Finally, while SEC filings and transcripts are basically free, it seems so few investors actually bother to read them (or listen to the calls). Press releases get read, but they are not as complete as filings nor as revealing as conference calls. I would also suggest visiting the company websites, as you can learn a lot from the investor relations section, where often there are presentations or webcasts from industry conferences.
So, again, my suggestions are not meant to cover all the bases, nor do they guarantee success. I will share a single example that hits perhaps all of these concepts. In my Top 20 Model Portfolio, where I have been actively looking for perhaps underappreciated growth stories, I added a company called Envestnet (ENV) a few months ago.
I had added the stock to my watchlist when I heard that it had acquired a company that a client of mine thought was a "best-in-breed". I realized quickly that it fell into one of my favorite plays (short-term pain, long-term gain). It's a smaller company, with a market cap below $400mm. Interestingly, only 18 people in the Seeking Alpha universe have chosen to receive email alerts, surely a sign that there isn't a lot of investor competition. I liked the valuation, the fundamentals and the chart, so I wasn't relying on a single perspective. Finally, I carefully reviewed SEC filings and was quite impressed by the CEO before I heard him on a conference call.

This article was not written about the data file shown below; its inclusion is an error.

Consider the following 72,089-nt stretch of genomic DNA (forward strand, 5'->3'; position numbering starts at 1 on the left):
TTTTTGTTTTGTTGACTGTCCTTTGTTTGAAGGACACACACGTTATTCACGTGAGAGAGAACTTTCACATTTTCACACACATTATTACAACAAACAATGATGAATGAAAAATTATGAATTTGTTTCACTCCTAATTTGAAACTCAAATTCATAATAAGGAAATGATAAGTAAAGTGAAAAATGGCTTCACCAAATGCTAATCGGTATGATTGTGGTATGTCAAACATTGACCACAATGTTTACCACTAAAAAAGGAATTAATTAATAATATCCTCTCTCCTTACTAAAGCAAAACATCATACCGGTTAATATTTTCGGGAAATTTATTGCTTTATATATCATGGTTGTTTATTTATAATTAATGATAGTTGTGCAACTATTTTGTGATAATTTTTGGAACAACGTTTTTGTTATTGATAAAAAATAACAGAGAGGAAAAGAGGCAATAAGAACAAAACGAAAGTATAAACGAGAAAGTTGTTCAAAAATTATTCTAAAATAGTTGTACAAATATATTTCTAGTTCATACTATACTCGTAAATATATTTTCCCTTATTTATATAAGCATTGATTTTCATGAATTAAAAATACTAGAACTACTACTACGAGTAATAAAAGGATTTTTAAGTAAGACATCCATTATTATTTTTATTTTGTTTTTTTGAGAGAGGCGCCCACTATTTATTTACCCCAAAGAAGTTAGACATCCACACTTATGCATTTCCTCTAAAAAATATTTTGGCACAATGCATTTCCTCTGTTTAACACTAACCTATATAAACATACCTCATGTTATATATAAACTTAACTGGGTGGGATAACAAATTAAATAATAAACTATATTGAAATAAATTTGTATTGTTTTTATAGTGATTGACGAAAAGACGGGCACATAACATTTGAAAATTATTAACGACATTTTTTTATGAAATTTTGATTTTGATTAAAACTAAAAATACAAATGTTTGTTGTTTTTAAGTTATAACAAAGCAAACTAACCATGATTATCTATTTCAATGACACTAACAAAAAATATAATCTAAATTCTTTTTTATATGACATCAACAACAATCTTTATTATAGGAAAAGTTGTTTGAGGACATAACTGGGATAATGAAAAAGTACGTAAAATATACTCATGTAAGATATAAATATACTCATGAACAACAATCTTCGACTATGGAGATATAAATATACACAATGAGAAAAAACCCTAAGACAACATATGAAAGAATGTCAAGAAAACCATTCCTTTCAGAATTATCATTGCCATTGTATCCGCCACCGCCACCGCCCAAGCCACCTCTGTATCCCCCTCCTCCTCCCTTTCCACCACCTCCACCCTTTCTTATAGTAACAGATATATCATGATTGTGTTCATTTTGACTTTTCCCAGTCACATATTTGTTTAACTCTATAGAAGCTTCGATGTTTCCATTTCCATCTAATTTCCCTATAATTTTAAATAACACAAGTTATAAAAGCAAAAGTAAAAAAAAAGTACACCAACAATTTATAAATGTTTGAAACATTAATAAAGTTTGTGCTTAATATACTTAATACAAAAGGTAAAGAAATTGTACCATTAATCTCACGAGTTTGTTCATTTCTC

If you want to beat the market, you will need luck, in my view. Luck alone, though, most likely won't cut it. I have shared five ideas that can help you develop a process. Luck, process and judgment are all essential, in my view. The first, you can't control, but the second you can. Judgment is the hardest one, and it takes years of practice! I wish I had advice for that one.
Additional disclosure: CHS and ENV are in one or more model portfolios managed by the author at InvestByModel.com.